“Less Is More” Wins National Student Competition
Congratulations to our outstanding students for winning a national student competition sponsored by the American Medical Informatics Association (AMIA), the lead professional organization for computers in healthcare.
Congratulations to our outstanding students Cameron Coleman (School of Medicine Class of 2016), Lauren Dobry (Biomedical Engineering Class of 2014), Sara James (School of Medicine Class of 2016), and Kevin McVey (Computer Engineering Class of 2014) for winning a national student competition sponsored by the American Medical Informatics Association (AMIA), the lead professional organization for computers in healthcare.
This summer the team worked a project related to clinical documentation in the Neonatal Intensive Care Unit (NICU), performing 45 semi-structured interviews with a wide range of documentation users — from attending physicians to billing staff to malpractice lawyers. They recorded, transcribed and coded the interviews using grounded theory to develop themes, which formed the basis of user requirements for electronic clinical documentation. This work was funded by the School of Medicine and a Children’s Hospital Grant. The faculty advisor, Stephen Borowitz, MD, Department of Pediatrics, provided supplemental funding from his David C. Harrison Distinguished Educator Award.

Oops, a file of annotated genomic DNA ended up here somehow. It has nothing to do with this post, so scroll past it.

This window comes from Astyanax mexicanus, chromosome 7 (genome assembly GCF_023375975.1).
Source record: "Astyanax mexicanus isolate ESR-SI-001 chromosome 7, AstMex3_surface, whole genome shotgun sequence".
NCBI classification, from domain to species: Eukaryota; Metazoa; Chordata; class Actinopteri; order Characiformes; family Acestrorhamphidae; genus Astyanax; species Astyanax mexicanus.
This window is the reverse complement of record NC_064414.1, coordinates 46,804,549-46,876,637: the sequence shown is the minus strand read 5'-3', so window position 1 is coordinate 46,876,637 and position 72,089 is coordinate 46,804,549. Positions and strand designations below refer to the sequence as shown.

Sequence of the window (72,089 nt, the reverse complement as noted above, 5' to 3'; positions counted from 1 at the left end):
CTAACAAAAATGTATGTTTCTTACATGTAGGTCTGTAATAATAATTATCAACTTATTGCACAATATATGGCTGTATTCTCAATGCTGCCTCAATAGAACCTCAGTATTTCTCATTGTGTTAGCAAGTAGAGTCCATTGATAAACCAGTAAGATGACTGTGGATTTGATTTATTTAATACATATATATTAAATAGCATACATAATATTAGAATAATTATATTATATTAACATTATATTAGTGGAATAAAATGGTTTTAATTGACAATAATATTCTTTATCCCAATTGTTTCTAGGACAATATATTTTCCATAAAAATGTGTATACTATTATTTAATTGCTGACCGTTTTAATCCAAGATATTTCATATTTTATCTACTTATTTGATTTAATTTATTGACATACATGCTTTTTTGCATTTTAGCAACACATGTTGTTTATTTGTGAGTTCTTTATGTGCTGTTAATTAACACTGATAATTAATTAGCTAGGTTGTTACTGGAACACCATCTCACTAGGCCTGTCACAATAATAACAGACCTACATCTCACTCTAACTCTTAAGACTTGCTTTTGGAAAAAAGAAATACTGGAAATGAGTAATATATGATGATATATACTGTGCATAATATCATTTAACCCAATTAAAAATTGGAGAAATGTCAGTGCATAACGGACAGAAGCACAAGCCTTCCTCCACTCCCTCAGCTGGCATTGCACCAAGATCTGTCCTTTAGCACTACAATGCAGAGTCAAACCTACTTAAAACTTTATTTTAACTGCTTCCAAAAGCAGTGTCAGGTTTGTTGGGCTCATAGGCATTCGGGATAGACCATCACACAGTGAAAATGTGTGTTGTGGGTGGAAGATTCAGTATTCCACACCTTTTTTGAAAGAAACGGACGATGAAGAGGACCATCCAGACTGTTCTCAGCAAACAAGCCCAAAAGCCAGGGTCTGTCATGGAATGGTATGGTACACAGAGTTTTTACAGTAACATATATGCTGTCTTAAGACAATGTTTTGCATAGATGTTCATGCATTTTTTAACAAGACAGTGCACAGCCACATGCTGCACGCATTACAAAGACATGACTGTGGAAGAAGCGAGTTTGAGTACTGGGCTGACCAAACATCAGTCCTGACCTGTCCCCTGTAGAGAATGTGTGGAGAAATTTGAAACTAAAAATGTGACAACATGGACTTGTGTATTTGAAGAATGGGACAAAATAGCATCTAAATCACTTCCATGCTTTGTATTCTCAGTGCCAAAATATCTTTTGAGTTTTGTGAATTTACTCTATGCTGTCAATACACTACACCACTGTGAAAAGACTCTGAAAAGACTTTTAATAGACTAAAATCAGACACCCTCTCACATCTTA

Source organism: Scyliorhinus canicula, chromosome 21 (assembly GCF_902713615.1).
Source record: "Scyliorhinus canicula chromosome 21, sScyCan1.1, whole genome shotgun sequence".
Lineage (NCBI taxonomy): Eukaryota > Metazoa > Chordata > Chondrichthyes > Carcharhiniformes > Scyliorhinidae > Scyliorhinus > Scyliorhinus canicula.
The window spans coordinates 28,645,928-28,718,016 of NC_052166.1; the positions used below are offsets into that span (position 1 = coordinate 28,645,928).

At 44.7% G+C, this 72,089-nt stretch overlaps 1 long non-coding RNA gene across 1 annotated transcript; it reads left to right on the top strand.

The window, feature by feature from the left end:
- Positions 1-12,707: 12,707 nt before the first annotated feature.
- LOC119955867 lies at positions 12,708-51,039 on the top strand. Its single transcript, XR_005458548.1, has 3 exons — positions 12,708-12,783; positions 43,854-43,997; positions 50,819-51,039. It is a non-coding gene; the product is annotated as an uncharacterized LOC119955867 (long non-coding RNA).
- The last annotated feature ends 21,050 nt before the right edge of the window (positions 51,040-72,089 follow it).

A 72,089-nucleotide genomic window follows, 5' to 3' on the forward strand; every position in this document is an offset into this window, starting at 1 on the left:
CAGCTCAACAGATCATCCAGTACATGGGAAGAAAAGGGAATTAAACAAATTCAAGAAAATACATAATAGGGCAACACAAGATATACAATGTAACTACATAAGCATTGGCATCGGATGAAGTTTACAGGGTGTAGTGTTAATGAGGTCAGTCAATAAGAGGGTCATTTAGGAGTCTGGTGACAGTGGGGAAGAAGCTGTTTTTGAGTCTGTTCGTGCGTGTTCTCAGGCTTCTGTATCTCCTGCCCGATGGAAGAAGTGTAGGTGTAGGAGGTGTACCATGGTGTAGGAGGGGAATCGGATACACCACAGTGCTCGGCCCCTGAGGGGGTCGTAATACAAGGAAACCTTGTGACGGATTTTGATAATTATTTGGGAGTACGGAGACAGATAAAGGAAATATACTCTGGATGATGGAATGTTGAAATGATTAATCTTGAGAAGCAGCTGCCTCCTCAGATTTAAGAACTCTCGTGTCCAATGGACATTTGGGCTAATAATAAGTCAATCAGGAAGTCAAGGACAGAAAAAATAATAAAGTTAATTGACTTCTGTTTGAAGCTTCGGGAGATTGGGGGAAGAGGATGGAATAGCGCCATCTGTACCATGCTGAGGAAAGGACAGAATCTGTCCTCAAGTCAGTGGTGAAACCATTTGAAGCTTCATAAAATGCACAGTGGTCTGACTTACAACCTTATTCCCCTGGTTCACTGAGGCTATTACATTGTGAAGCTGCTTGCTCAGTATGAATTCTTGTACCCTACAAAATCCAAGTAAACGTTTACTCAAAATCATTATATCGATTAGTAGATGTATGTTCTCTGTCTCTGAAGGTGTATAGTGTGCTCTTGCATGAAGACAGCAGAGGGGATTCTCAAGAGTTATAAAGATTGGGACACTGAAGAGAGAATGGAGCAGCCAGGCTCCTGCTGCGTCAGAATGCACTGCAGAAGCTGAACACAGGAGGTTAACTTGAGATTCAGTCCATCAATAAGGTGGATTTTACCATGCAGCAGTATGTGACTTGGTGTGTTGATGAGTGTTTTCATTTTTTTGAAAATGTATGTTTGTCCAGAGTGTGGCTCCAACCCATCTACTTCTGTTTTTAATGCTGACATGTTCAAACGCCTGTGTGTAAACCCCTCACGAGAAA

Based on the user requirements, the team proposed an innovative, yet technically feasible, redesign of NICU progress notes. The team’s submission, “The In-patient Progress Note: Less is More,” was presented to over 200 clinical and informatics professionals at the AMIA national conference, after which they flawlessly fielded difficult questions from the judges and audience.
Impressions from attendees included this comment from neonatologist William Drummond: “I sat in the audience and thought, ‘Wow, they really understand the clinical process.’” Marcela McClary, sponsor of the competition was impressed as well, saying, “I couldn’t believe this was a team of medical students and undergraduates.”
Lacey Colligan, MD, former NICU Fellow at UVA, worked with the team as their preceptor. “This team’s work,” she says, “exemplifies the best of UVA — true multi-disciplinary collaboration where we learned from each other, mastered difficult concepts and grew both personally and professionally. We also had a lot of fun.”
The team won first place for the work, beating PhD student teams from Harvard and the Massachusetts Institute of Technology (MIT), who took second and third place, respectively.
Once again: Congratulations to the team for this fantastic achievement!